I first read Nakazawa's book Barefoot Gen near the beginning of my interest in Japanese culture, back in the 1990s. I knew about the bombings of Hiroshima and Nagasaki from school, of course, but we hadn't touched upon how it affected the people involved. So this book came as a bit of an eye-opener, and it also filled in the (huge) gaps in my knowledge of the situation in the Pacific at that time.
The story is such a difficult one to read, because of the scale of suffering, but at the same time it is essential. Nakazawa does not shy away from depicting the patriotic mania that brought Japan to that situation. Nor does he shy away from the effects of the blast on people with some uncomfortable and almost surreal images.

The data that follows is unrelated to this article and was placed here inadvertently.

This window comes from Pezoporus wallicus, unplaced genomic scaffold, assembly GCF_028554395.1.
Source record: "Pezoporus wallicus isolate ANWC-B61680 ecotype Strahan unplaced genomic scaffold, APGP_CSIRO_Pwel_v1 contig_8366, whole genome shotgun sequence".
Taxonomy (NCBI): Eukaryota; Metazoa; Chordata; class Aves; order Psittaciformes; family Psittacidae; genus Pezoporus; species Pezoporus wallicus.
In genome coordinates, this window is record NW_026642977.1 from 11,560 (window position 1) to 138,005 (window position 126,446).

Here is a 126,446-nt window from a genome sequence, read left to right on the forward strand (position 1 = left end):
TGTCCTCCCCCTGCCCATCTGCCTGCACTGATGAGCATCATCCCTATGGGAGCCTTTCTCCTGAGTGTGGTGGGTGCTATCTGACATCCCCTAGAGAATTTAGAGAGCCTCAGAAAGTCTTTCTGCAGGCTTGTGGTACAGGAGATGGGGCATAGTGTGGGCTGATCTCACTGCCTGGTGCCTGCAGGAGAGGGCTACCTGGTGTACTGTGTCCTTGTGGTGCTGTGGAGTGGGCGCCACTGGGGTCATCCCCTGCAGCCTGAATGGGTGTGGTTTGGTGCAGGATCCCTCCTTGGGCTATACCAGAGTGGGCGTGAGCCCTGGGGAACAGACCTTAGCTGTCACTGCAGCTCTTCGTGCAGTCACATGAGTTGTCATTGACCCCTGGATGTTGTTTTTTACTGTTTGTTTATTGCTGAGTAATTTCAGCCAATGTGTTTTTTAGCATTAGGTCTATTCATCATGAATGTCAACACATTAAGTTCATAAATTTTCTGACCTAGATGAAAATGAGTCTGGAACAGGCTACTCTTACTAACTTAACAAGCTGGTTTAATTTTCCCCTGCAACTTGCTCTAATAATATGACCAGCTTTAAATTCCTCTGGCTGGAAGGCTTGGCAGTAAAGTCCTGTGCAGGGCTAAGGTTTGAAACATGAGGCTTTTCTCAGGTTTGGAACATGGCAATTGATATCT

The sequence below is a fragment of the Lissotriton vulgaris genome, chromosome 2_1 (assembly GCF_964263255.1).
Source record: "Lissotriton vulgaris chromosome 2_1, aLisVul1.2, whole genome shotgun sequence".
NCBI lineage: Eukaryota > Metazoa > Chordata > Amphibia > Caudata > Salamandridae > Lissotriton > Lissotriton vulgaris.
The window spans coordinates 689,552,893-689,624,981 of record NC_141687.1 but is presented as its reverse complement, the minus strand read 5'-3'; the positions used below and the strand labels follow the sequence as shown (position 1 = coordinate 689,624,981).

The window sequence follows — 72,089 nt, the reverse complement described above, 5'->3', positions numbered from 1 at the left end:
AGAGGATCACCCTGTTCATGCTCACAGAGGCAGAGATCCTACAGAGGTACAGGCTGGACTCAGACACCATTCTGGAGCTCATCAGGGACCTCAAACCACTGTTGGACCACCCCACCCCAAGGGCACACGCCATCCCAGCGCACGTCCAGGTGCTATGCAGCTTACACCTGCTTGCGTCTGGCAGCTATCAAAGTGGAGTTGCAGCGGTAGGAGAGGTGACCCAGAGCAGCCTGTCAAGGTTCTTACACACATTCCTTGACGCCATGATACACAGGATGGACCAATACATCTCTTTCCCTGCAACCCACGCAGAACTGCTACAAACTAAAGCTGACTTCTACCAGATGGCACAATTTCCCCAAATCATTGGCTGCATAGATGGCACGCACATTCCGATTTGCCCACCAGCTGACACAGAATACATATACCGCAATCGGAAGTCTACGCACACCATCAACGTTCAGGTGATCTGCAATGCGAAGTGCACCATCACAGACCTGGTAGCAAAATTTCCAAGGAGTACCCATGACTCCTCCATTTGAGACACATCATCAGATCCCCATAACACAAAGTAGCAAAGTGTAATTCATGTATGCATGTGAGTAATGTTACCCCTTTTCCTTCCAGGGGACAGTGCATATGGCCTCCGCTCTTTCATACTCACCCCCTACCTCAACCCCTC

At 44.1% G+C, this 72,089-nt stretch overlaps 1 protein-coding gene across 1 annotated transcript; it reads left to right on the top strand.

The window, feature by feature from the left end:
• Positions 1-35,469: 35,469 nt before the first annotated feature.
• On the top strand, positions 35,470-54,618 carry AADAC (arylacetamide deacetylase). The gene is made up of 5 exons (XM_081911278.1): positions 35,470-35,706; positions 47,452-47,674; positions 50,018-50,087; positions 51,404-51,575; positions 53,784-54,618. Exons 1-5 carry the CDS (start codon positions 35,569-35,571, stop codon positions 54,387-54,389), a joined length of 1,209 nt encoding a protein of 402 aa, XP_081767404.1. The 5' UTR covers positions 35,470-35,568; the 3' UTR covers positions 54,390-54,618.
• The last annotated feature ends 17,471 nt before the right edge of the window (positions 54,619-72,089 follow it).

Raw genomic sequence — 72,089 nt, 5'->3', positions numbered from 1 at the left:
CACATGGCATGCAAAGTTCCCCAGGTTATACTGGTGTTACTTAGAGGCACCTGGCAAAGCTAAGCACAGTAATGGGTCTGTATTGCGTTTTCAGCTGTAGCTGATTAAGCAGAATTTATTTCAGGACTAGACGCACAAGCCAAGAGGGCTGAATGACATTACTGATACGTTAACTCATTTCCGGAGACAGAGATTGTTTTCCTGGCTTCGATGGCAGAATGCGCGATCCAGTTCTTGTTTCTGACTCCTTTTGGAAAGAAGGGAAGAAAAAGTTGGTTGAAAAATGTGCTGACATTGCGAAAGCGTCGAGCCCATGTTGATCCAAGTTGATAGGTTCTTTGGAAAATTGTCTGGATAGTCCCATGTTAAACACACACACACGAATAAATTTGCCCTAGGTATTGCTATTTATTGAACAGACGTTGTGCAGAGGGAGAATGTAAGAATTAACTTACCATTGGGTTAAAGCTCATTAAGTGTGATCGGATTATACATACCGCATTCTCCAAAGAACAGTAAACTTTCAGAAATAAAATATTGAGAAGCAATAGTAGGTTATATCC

All of these feeling were reawakened when I visited Hiroshima and the museum dedicated to the bombing. Now I've learnt that the author of Barefoot Gen died yesterday. Hearing that reminded me of the impact his work made on me, and it saddens me to learn of his passing.
Until the 90s, the Japanese were seen as the country that made cheap TVs or expensive videogames, or they were "that lot the Americans beat in the war". How much this comic has done to change the views of the public at large, I don't know, but it certainly changed mine and started me off on a journey that's lead me to where I am today.